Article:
Businesses must navigate new obstacles to understand their customers’ complicated, multi-platform journeys in today’s measuring market, all while preserving user privacy.
If you are like most organizational leaders around the globe, it is challenging to stay up-to-date with the ever changing landscape of digital marketing. It also means your website is most likely making use of Universal Analytics (UA) – the software that measures all your website traffic. Universal Analytics is the predecessor to Google Analytics 4 and it will be disappearing in just over a year from now.
Are you ready?
Google released Google Analytics (GA) 4 two and a half years ago to meet these changing measurement requirements and help companies prosper. GA 4 provides a solid analytics experience that is built for the future, with the ability to measure a wide range of data types. It enables organizations to view unified user experiences across their websites and applications, as well as to leverage Google’s machine learning technology to uncover and forecast new insights. Most crucially, it’s engineered to keep up with a dynamic environment.
You’re leaving vital business information on the table if you don’t use a current measuring system. So make Google Analytics 4 your cross-platform analytics solution right now. The previous iteration of Analytics, Universal Analytics, will be phased out next year. On July 1, 2023, all standard Universal Analytics properties will cease processing new hits. Universal Analytics 360 sites will get an extra three months of new hit processing, ending on October 1, 2023, due to the recent introduction of the new Analytics 360 experience.
Leaving Universal Analytics behind
Universal Analytics was created for a new age of online measurement based on the desktop web, autonomous sessions, and more readily viewable cookie data. This system of measuring is soon becoming outdated. Meanwhile, Google Analytics 4 is cross-platform, does not depend only on cookies, and provides user-centric measurement using an event-based data architecture.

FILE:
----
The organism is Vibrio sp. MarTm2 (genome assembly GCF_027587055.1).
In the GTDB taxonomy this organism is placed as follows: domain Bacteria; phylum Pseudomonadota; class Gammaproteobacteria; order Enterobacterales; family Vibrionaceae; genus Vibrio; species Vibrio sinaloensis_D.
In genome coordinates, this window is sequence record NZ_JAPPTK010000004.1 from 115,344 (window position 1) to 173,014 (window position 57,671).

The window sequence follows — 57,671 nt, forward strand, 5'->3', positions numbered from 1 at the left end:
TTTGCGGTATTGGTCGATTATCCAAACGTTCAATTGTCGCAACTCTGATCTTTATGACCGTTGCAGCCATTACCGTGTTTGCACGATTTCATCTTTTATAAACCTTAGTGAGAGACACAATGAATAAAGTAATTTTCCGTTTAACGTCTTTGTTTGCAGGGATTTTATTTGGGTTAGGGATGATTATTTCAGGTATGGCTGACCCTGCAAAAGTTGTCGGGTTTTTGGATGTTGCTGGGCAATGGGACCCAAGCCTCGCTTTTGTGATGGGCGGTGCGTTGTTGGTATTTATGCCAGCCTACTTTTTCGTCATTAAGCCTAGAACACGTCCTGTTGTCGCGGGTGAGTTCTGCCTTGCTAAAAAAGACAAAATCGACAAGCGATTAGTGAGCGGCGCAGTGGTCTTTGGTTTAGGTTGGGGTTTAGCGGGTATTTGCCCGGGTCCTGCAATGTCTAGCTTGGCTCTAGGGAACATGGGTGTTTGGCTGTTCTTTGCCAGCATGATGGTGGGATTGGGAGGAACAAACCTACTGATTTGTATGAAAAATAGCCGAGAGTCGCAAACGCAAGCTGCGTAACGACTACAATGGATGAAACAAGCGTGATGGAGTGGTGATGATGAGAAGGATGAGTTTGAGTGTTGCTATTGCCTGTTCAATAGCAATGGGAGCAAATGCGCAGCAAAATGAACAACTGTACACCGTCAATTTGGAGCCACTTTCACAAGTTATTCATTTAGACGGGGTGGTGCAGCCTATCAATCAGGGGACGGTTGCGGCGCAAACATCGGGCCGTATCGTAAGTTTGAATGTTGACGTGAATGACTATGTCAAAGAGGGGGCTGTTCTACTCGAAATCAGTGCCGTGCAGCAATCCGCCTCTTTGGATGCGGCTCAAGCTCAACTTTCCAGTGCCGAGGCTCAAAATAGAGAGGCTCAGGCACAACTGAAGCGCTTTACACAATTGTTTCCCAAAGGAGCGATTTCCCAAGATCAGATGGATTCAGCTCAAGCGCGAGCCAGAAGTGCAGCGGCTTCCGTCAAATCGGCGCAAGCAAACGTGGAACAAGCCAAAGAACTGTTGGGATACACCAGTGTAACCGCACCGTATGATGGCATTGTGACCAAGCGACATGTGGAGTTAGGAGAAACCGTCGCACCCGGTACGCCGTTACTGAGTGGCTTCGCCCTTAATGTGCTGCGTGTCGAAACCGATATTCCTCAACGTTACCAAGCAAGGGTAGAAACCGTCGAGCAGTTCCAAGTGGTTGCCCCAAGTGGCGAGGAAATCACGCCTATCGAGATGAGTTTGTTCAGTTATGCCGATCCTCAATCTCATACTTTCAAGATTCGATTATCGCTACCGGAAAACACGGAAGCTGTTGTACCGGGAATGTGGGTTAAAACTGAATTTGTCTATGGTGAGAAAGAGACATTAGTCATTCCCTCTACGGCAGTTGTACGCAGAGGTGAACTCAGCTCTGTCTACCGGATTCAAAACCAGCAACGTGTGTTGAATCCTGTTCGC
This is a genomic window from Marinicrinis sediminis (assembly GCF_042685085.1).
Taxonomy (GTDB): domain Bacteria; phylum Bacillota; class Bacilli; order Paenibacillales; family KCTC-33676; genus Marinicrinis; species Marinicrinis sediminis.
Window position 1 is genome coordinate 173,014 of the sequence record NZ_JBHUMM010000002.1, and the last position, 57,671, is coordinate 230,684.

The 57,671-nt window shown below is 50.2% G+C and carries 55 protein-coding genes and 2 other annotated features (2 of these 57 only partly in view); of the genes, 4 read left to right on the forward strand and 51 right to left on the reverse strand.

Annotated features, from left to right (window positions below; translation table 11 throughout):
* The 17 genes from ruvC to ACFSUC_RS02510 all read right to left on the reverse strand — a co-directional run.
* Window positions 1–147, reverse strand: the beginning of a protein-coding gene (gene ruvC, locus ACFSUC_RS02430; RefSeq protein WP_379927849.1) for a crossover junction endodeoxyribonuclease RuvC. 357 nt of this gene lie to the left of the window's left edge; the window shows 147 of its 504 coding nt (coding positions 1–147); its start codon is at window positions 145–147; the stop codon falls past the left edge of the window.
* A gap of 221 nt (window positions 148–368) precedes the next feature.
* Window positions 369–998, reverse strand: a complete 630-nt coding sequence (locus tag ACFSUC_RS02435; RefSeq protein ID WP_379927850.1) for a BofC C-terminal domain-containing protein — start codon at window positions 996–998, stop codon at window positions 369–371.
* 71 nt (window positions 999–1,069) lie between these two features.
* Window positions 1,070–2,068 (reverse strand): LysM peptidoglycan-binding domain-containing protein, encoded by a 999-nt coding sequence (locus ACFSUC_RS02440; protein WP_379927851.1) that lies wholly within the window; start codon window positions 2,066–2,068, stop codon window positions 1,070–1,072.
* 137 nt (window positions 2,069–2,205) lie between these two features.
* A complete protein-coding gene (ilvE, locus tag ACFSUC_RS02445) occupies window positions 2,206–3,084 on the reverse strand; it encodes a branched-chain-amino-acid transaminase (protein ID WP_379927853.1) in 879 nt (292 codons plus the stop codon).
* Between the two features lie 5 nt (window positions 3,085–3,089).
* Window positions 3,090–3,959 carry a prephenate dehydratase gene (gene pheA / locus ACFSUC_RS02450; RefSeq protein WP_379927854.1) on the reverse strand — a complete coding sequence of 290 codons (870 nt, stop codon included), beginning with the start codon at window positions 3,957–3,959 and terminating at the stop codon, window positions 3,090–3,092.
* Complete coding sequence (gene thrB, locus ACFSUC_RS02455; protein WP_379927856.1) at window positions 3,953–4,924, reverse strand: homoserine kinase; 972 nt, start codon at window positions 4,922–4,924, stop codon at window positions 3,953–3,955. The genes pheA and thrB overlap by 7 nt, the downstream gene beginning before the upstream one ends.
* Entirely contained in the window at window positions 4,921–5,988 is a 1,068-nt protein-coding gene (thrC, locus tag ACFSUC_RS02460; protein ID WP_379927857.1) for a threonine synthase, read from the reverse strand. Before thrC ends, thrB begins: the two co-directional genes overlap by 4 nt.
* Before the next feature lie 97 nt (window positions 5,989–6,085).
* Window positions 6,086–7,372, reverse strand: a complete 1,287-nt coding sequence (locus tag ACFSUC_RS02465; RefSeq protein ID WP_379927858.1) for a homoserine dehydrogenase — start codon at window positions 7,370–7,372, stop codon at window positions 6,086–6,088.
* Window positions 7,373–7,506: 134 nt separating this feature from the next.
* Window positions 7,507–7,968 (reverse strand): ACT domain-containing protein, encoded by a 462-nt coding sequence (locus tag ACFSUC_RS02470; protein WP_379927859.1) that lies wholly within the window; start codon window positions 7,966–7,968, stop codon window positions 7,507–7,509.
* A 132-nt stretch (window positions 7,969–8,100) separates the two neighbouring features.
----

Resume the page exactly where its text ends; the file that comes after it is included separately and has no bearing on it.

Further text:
And, although Universal Analytics has a range of privacy options, Google Analytics 4 is built with privacy in mind to provide our clients and their users a better experience. It enables enterprises to address changing demands and user expectations by providing more extensive and granular data gathering and use controls. Importantly, IP addresses will no longer be stored in Google Analytics 4. In today’s worldwide data privacy market, where consumers are increasingly demanding greater privacy safeguards and control over their data, these solutions and controls are extremely important.
What makes it unique from Google Analytics 3?
GA4 is based on Google’s App + Online property, which combines data from all of your linked mobile applications, web apps, and websites. It also switches from ‘hits and sessions’ to ‘events’ as a metric for user involvement.
Hits on pages, ecommerce activity, and social media referrals were all aggregated into a session’ in Google Analytics 360 (GA360). These sessions become an easy method to describe a website’s popularity. You had to manually setup events if you wanted to know how your users interacted with certain links or objects. If these artifacts are accessible on various services, GA3 will not be able to integrate your website and app analytics automatically.
GA4’s ‘event’ based methodology gives you a customizable way to measure user involvement throughout your entire service portfolio. For example, you may use GA4 to check how many people have seen a video on your website and its mobile app.
A new data layout lies at the core of this new analytics environment. The data layout in GA4 contains a lot fewer variables than in GA360. Some variables were commonly blank or empty fields, such as ‘hits.LatencyTracking’ and ‘Hits.Publisher.’ ‘Nesting’ has been used in other disciplines. Only when a user interacts with the service in a manner that generates a data point will GA4 fill these nested data fields.